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It has been nearly two years since the global outbreak of Severe Acute Respiratory Syndrome Coronavirus 2 (SARS-CoV-2), causing Covid-19 in humans. In the first months of 2020, medical professionals around the globe scrambled to understand the virus and determine procedures and best practices to reduce and prevent its spread.
From the onset, however, it was abundantly clear that protecting front-line healthcare workers and those working alongside them such as air medical pilots must be a priority.
The very nature of their jobs, requiring close personal contact with affected individuals, makes these workers particularly vulnerable to infection.
“Many pilots were extremely fearful that they would contract the disease, or worse, take it home to their family,” said Brian Bihler, director of operations at Metro Aviation, which operates 160 aircraft for 39 air medical programs across the U.S.
“Some were vocal while others quietly approached flights with a level of hesitancy,” Bihler added. “Understandably, the distraction could easily divide their focus and attention on the job and the task at hand. To help mitigate these distractions, we formed an advisory panel of health experts to help us in creating protocols for our crew and relied on CDC guidance to arm pilots with the proper PPE [personal protective equipment] and facts about how to stay safe.”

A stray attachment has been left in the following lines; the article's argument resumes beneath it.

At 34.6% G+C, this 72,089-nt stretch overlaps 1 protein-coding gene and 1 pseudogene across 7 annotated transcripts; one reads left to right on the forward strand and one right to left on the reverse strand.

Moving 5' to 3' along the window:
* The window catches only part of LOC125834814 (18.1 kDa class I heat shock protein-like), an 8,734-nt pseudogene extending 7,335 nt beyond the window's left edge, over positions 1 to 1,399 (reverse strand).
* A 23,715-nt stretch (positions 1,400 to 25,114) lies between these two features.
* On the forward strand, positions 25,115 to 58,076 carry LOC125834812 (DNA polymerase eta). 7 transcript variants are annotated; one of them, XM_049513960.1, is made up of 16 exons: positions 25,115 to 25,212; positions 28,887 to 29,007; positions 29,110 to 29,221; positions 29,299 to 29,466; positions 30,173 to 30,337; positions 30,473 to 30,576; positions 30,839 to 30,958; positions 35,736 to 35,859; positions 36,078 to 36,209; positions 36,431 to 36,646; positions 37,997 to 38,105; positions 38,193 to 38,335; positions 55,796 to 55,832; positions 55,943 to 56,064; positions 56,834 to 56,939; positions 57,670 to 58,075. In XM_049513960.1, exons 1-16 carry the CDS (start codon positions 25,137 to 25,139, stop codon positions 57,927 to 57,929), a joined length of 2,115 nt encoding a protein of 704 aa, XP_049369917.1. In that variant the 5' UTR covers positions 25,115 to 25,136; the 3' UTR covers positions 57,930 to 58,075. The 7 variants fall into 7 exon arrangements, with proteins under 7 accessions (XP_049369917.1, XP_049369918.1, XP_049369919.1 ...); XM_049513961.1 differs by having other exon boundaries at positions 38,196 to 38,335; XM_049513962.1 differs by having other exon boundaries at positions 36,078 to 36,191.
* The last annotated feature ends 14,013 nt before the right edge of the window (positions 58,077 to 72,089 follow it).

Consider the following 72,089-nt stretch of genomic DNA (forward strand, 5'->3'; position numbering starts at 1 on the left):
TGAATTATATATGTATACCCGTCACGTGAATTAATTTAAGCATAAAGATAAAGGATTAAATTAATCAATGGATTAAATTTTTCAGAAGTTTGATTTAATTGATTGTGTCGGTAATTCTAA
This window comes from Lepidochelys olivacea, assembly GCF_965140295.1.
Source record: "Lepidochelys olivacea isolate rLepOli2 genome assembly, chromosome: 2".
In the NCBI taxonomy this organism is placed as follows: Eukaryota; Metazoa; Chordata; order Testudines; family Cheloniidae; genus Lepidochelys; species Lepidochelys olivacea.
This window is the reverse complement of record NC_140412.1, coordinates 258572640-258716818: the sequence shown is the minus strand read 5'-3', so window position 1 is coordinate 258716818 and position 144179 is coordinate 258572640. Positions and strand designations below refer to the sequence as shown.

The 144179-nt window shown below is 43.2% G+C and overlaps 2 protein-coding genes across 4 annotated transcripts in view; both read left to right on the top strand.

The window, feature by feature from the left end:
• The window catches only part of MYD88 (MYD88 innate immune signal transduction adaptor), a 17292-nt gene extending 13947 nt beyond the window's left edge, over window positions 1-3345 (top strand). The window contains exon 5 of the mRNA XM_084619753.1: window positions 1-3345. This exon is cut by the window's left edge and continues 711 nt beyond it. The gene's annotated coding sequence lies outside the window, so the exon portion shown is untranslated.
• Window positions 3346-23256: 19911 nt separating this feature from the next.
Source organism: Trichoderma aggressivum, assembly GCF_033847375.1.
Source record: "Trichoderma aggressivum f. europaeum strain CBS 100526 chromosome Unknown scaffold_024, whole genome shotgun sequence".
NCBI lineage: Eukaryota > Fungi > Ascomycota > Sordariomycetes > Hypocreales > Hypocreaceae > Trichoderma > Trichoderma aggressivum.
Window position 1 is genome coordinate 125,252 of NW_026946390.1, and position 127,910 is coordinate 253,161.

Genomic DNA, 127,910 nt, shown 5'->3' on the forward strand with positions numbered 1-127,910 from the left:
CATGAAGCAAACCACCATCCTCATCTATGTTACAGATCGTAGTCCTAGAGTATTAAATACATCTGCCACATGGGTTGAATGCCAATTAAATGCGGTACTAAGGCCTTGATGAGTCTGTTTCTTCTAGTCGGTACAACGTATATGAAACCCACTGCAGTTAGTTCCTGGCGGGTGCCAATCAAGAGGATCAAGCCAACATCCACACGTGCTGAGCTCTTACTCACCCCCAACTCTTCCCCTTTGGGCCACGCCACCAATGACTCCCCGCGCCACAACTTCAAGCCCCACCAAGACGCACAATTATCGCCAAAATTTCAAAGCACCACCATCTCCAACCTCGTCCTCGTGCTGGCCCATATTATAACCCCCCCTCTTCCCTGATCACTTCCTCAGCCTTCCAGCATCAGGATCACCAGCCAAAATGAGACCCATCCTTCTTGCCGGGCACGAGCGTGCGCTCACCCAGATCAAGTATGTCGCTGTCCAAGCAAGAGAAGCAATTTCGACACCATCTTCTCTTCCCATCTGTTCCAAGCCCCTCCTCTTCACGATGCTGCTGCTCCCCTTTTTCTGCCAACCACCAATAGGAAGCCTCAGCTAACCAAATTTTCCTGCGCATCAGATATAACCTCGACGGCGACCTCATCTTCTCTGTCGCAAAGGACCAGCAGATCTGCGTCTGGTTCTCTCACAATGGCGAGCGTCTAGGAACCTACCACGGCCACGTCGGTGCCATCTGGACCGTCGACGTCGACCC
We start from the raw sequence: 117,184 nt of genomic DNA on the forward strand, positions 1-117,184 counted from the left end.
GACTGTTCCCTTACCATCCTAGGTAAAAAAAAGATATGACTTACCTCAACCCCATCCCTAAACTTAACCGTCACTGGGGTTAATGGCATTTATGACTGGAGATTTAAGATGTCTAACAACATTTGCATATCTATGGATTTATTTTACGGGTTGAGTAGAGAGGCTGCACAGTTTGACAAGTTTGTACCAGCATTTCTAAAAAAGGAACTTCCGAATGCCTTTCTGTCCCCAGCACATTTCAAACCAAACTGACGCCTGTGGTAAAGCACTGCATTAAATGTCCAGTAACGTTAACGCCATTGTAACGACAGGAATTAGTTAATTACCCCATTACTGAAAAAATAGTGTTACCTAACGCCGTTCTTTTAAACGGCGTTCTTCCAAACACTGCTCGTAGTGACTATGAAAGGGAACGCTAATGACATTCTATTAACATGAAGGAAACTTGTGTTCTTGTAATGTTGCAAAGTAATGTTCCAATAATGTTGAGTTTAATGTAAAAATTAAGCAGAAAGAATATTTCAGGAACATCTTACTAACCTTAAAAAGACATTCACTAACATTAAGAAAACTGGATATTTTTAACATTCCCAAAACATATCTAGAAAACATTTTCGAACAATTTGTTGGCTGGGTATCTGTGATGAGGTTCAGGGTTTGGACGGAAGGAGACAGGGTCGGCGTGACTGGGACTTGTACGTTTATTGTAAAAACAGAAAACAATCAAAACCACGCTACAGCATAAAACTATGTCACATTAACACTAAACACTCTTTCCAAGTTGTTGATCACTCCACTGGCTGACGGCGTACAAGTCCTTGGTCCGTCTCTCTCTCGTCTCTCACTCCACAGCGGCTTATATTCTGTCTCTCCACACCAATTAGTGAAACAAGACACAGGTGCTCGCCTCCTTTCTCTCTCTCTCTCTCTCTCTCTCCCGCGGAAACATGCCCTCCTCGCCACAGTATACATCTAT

“Initially, PPE was in high demand and in short supply. Pilots were initially restricted access to hospitals and patient rooms. Clearing this hurdle required numerous consultations with physicians to clarify procedures and ensure safety,” said Bihler.
Dr. Craig Bates, medical director at Metro Life Flight in Cleveland, a Metro Aviation program, said Covid-19 presented a unique challenge for keeping air medical crews and patients safe because policies and procedures in place to keep staff safe in a hospital environment don’t readily translate to the interior of a helicopter.